A 260-Year-Old Stradivarius Left On The Roof Of A Car
In 1967, David Margetts had risen to second violin in a string quartet at UCLA. So great was his promise, apparently, that he had been allowed to borrow a rare Stradivarius violin from the university. Not only was it one of about 600 left in the world, but this particular instrument was the Duke of Alcantara, named for its original owner, a Spanish nobleman. It is believed, at one point, to have been owned by Napoleon. The fact that it was lent to Margetts speaks deeply of the trust the university had in him. Anyway, he left it on top of his car when he drove away from a grocery store.
Pax Ahimsa Gethen/Wikimedia CommonsLike you do with stuff that regularly winds up in the Smithsonian.
At least, he thinks he might have. It also might have been stolen from the unlocked car while he was in the store. He's not really sure what happened. In any case, according to family lore, it ended up on the side of a road, where a woman initially mistook it for a baby. A tragically deformed, violin-shaped baby? Whatever. She eventually gifted the violin to her nephew, who lost it as part of a divorce settlement to Teresa Salvato, who decided this was as good a time as any to take up the violin. Her teacher, the first person to come across the Duke in 27 years who had any inkling of its value, took it to a dealer, who identified it from a photo in a book about its creator. It had the same scratches on the back. It was worth $800,000.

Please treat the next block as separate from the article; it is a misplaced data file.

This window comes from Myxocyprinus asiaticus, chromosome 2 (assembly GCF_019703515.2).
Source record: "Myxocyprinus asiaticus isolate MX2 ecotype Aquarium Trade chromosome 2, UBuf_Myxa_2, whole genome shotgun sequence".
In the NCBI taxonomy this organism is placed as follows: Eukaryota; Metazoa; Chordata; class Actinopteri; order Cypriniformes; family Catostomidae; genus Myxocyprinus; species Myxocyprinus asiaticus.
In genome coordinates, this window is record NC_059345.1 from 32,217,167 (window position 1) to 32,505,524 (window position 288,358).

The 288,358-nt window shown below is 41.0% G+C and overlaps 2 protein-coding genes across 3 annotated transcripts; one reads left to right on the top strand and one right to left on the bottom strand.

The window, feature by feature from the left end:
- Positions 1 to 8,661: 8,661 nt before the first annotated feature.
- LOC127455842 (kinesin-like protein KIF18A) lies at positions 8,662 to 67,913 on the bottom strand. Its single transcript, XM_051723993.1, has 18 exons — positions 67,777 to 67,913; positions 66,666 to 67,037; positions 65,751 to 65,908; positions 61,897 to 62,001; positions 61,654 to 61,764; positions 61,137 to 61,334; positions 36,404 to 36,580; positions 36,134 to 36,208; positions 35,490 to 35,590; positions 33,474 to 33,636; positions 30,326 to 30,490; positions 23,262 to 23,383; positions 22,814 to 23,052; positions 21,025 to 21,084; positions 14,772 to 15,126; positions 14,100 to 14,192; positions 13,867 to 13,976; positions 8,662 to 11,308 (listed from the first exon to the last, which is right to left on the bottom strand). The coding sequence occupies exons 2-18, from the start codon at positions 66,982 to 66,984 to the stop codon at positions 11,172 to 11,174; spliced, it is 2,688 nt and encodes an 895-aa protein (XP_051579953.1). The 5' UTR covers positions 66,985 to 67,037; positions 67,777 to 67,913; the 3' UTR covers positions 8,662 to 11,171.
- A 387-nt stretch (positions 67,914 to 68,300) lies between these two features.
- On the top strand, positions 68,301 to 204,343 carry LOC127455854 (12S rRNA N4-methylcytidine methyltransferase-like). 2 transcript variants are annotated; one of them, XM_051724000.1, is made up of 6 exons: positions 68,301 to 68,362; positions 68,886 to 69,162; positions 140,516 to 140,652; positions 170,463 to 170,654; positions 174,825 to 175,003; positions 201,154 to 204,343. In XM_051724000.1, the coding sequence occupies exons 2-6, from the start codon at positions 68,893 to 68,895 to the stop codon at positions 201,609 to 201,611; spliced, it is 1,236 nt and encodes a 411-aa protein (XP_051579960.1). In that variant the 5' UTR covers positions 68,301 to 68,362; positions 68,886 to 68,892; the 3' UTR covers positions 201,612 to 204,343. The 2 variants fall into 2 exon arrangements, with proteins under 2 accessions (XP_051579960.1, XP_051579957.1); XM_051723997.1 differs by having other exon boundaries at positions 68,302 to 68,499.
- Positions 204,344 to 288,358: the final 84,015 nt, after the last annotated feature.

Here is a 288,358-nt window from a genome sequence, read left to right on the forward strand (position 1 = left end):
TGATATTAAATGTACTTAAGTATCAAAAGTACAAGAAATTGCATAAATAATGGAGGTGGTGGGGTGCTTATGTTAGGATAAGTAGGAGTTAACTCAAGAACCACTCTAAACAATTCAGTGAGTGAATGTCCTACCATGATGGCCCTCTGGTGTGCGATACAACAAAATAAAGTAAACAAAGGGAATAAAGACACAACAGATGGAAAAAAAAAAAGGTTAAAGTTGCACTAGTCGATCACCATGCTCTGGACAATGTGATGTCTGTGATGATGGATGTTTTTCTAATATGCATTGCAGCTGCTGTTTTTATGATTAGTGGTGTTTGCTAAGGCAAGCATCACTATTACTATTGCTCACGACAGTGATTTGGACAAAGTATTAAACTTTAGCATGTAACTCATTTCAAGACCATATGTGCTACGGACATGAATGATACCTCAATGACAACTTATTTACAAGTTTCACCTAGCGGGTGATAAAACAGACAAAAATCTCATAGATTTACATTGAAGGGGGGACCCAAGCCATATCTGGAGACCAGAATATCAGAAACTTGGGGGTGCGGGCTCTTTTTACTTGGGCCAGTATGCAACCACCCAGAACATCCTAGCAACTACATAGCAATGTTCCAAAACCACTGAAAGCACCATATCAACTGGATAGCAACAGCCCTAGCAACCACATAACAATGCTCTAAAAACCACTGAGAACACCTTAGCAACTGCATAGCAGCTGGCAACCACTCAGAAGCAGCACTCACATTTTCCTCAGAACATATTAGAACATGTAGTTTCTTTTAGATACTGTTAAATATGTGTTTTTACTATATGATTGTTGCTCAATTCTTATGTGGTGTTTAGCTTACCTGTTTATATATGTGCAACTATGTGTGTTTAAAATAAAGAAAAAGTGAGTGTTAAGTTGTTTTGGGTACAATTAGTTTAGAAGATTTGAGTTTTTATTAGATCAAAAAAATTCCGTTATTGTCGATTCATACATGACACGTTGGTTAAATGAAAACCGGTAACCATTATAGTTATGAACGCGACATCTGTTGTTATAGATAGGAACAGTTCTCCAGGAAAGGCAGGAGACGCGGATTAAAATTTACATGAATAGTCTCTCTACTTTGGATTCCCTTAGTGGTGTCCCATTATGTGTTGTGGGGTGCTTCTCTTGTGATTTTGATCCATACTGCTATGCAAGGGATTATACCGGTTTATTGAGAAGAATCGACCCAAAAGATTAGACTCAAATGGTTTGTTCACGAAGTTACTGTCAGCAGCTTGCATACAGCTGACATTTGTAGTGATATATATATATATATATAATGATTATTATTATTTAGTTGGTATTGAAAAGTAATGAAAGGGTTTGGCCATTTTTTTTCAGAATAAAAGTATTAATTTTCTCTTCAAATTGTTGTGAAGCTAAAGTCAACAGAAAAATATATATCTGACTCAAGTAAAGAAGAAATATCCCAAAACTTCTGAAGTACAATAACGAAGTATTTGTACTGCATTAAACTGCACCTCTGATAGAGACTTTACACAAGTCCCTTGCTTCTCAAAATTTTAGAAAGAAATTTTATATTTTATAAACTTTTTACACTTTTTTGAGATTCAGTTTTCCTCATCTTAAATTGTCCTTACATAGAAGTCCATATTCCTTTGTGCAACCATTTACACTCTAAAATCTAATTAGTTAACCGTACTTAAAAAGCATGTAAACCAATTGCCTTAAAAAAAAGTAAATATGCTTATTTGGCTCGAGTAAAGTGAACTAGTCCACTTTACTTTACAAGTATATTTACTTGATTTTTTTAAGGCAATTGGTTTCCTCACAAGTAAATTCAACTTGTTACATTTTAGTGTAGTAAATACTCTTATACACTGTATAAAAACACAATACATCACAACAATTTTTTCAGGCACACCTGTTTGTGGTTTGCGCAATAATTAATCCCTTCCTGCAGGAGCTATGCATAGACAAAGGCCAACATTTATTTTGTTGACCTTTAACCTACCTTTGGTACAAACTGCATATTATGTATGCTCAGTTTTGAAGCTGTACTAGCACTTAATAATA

Salvato, who learned from the dealer that the violin was listed in a registry as stolen, took this information to UCLA in the spiritual, if not physical, form of letters cut out of magazines. After she refused to give it back to them, she was somehow surprised when campus police officers started paying her visits. This was 1994 Los Angeles, so frankly, she got off light. The question of who owned the violin was brought to court, but eventually Salvato settled, surrendering the violin in exchange for a payment of a fraction of its worth. We're talking about 1/70th of its worth. We don't know what they did to her to get her to accept that deal, but don't mess with classical musicians, people. They might not look threatening, but they're ruthless.
A Pensioner Found A $1 Million Lottery Ticket In The Trash
In late 2005, a story played out in front of a small-town Massachusetts grocery store so heartwarming and unbelievable that if it happened in a movie, you'd roll your eyes while making fart noises. An 83-year-old man named Edward St. John was digging through the trash, so you already know it wasn't his best day, when he found a $1 million lottery ticket. Roll the jaunty closing credits while you mutter "What about the guy who threw it out? Not a very good day for him, now was it?"